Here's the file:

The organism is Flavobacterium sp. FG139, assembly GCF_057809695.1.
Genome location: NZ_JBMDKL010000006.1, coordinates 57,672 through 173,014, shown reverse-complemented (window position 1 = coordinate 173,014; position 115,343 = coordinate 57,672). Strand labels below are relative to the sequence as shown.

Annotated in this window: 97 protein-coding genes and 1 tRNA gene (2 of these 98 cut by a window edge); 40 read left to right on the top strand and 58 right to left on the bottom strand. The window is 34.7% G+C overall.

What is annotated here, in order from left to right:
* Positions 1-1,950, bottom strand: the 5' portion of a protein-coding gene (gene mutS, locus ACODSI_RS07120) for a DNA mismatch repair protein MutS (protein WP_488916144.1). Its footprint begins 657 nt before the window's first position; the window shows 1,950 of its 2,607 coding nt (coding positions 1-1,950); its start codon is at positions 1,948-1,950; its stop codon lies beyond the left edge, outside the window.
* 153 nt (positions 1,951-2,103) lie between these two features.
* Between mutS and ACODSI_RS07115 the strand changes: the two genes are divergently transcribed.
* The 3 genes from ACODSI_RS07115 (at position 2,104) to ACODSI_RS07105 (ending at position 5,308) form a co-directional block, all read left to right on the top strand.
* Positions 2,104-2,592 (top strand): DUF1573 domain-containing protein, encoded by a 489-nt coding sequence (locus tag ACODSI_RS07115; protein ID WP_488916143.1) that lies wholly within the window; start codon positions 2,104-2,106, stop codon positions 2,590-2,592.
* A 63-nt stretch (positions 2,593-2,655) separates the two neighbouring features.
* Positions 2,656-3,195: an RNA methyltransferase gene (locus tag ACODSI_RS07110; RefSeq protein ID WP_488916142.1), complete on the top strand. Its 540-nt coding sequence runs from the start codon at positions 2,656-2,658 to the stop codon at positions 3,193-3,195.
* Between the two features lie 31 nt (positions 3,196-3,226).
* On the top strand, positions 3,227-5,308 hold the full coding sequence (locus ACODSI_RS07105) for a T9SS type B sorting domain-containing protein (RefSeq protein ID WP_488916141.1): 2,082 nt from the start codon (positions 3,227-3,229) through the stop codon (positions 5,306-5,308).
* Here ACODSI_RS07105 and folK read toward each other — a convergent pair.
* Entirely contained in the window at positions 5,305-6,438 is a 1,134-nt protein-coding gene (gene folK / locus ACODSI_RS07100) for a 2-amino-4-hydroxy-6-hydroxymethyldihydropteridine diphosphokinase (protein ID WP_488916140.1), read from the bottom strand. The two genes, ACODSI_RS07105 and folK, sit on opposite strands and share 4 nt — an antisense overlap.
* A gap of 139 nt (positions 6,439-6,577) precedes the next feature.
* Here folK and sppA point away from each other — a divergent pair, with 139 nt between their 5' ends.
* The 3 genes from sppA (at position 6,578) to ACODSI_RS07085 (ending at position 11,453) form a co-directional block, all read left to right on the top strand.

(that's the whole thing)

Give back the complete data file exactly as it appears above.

The organism is Flavobacterium sp. FG139, assembly GCF_057809695.1.
Genome location: NZ_JBMDKL010000006.1, coordinates 57,672 through 173,014, shown reverse-complemented (window position 1 = coordinate 173,014; position 115,343 = coordinate 57,672). Strand labels below are relative to the sequence as shown.

Annotated in this window: 97 protein-coding genes and 1 tRNA gene (2 of these 98 cut by a window edge); 40 read left to right on the top strand and 58 right to left on the bottom strand. The window is 34.7% G+C overall.

What is annotated here, in order from left to right:
* Positions 1-1,950, bottom strand: the 5' portion of a protein-coding gene (gene mutS, locus ACODSI_RS07120) for a DNA mismatch repair protein MutS (protein WP_488916144.1). Its footprint begins 657 nt before the window's first position; the window shows 1,950 of its 2,607 coding nt (coding positions 1-1,950); its start codon is at positions 1,948-1,950; its stop codon lies beyond the left edge, outside the window.
* 153 nt (positions 1,951-2,103) lie between these two features.
* Between mutS and ACODSI_RS07115 the strand changes: the two genes are divergently transcribed.
* The 3 genes from ACODSI_RS07115 (at position 2,104) to ACODSI_RS07105 (ending at position 5,308) form a co-directional block, all read left to right on the top strand.
* Positions 2,104-2,592 (top strand): DUF1573 domain-containing protein, encoded by a 489-nt coding sequence (locus tag ACODSI_RS07115; protein ID WP_488916143.1) that lies wholly within the window; start codon positions 2,104-2,106, stop codon positions 2,590-2,592.
* A 63-nt stretch (positions 2,593-2,655) separates the two neighbouring features.
* Positions 2,656-3,195: an RNA methyltransferase gene (locus tag ACODSI_RS07110; RefSeq protein ID WP_488916142.1), complete on the top strand. Its 540-nt coding sequence runs from the start codon at positions 2,656-2,658 to the stop codon at positions 3,193-3,195.
* Between the two features lie 31 nt (positions 3,196-3,226).
* On the top strand, positions 3,227-5,308 hold the full coding sequence (locus ACODSI_RS07105) for a T9SS type B sorting domain-containing protein (RefSeq protein ID WP_488916141.1): 2,082 nt from the start codon (positions 3,227-3,229) through the stop codon (positions 5,306-5,308).
* Here ACODSI_RS07105 and folK read toward each other — a convergent pair.
* Entirely contained in the window at positions 5,305-6,438 is a 1,134-nt protein-coding gene (gene folK / locus ACODSI_RS07100) for a 2-amino-4-hydroxy-6-hydroxymethyldihydropteridine diphosphokinase (protein ID WP_488916140.1), read from the bottom strand. The two genes, ACODSI_RS07105 and folK, sit on opposite strands and share 4 nt — an antisense overlap.
* A gap of 139 nt (positions 6,439-6,577) precedes the next feature.
* Here folK and sppA point away from each other — a divergent pair, with 139 nt between their 5' ends.
* The 3 genes from sppA (at position 6,578) to ACODSI_RS07085 (ending at position 11,453) form a co-directional block, all read left to right on the top strand.